The public policy of this State concerning the protection of constitutional and civil rights in the employer-employee relationship is expressed in the Illinois Constitution, article I, sections 17 and 19, and in the Illinois Human Rights Act (Ill. Rev. Stat. 1983, ch. 68, par. 1—101 et seq.). The Illinois Constitution prohibits employers from discriminating on the basis of race, color, creed, national ancestry, sex, and mental or physical handicap. (Ill. Const. 1970, art. I, secs. 17, 19.) Furthermore, the Illinois Human Rights Act states, “It is the public policy of this State: To secure for all individuals within Illinois the freedom from discrimination because of race, color, religion, sex, national origin, ancestry, age, marital status, physical or mental handicap, or unfavorable discharge from military service in connection with employment ***.” (Ill. Rev. Stat. 1983, ch. 68, par. 1—102.) The Illinois Human Rights Act also provides remedies for the violation of these rights to insure that the public policy incorporated within them is not violated. There is nothing in either the Illinois Constitution or the Illinois Human Rights Act to mandate the inclusion of the right of free speech into those rights which are applicable to the employer-employee relationship.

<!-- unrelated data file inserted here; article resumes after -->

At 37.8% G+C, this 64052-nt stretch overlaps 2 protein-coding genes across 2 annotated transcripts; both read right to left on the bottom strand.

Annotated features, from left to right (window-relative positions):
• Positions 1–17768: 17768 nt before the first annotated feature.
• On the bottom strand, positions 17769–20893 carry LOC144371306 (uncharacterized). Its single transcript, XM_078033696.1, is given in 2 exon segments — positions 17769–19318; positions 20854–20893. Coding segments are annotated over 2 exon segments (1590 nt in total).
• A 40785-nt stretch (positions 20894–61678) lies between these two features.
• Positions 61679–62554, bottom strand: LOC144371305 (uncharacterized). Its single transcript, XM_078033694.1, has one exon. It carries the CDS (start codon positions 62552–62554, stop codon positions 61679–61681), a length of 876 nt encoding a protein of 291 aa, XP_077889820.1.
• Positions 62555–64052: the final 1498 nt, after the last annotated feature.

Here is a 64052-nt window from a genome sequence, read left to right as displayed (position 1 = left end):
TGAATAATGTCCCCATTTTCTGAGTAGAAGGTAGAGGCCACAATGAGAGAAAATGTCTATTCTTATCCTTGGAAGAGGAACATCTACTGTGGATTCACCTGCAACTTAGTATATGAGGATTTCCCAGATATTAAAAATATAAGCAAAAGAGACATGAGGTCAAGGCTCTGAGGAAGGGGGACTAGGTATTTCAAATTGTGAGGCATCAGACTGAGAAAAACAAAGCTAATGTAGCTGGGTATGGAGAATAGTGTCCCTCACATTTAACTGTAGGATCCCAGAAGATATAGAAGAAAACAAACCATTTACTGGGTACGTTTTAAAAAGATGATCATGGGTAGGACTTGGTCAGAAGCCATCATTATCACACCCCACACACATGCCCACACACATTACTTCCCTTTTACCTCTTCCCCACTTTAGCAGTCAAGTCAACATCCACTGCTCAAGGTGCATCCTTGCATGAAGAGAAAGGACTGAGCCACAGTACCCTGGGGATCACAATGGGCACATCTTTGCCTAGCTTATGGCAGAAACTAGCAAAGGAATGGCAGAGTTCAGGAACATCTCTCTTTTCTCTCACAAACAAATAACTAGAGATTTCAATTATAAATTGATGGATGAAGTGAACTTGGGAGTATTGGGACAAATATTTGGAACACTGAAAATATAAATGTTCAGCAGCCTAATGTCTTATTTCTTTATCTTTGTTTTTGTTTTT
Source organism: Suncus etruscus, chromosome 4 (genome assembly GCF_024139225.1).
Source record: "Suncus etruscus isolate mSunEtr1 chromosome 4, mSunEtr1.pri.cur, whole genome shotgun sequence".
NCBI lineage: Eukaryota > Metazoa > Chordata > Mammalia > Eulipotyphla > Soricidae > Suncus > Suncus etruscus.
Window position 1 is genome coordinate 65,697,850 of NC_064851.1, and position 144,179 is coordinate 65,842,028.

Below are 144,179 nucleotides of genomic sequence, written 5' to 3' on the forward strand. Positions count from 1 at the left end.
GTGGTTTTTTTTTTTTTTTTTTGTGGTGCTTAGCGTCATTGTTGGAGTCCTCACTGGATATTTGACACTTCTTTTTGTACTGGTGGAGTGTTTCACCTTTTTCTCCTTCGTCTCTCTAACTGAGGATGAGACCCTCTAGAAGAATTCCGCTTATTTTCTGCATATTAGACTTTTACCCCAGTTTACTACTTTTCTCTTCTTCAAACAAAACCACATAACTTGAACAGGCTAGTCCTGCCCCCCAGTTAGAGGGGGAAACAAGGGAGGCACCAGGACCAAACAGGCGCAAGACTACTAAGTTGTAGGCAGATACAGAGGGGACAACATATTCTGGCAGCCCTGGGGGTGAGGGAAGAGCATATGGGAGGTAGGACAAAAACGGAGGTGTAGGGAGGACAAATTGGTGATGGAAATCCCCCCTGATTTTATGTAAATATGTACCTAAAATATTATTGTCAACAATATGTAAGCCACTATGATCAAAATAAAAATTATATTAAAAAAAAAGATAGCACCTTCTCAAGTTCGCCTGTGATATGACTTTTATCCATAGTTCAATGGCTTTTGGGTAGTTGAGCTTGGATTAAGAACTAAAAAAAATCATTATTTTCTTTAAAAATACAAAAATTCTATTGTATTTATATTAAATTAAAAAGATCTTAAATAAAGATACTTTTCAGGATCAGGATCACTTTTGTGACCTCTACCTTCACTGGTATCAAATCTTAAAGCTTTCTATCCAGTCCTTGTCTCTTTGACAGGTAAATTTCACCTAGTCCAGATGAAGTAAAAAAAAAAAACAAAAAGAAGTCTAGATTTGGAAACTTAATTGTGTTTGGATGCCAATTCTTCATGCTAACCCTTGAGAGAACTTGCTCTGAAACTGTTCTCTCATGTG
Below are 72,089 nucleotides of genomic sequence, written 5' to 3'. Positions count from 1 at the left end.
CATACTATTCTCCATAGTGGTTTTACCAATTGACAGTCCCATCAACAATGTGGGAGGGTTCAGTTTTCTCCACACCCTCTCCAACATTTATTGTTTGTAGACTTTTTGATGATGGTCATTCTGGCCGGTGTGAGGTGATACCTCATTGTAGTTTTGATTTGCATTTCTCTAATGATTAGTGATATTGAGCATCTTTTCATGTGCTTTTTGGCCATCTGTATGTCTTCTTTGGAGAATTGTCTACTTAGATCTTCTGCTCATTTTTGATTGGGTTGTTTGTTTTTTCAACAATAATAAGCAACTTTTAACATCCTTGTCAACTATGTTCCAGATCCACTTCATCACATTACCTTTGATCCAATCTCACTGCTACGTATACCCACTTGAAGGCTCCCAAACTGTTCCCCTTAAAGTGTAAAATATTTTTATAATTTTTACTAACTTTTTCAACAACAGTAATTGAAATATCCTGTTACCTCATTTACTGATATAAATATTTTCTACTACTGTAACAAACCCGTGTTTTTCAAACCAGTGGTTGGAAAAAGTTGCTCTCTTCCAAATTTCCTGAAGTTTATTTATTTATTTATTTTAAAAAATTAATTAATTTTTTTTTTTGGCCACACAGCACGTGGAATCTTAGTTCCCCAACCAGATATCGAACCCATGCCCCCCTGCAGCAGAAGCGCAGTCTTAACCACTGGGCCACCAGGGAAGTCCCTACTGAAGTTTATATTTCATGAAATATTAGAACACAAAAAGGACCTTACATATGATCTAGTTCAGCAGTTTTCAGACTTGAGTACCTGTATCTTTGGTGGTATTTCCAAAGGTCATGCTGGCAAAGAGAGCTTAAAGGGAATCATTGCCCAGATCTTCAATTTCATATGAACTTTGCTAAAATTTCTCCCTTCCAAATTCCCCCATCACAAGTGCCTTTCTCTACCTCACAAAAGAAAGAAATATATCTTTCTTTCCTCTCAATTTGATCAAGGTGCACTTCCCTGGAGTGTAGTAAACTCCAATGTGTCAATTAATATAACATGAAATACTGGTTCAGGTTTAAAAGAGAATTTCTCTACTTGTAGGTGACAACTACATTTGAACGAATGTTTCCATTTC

The provisions cited in plaintiffs’ complaint simply do not clearly mandate any public policy which was violated by the discharge of the plaintiffs. The public policy that is mandated by the cited provisions is that the power of government, not private individuals, be restricted. Thus the trial court erred by denying the defendant’s motion to dismiss the complaint for failure to state a cause of action.
Additionally, we note in passing that the plaintiff’s complaint is also defective in that it does not allege that *529the plaintiffs were discharged in retaliation for their activities (i.e., exercising their constitutional and statutory rights). In order to state a valid retaliatory-discharge cause of action, the plaintiff must allege that he was discharged in retaliation for his activities and that his discharge violates a clear mandate of public policy. Palmateer v. International Harvester Co. (1981), 85 Ill. 2d 124,134.
For the reasons stated herein, the decision of the circuit court of St. Clair County denying the defendant’s motion to dismiss the complaint for failure to state a cause of action is reversed and the cause is remanded with directions to enter an appropriate order dismissing the complaint.
Reversed and remanded, with directions.
JUSTICE GOLDENHERSH took no part in the consideration or decision of this case.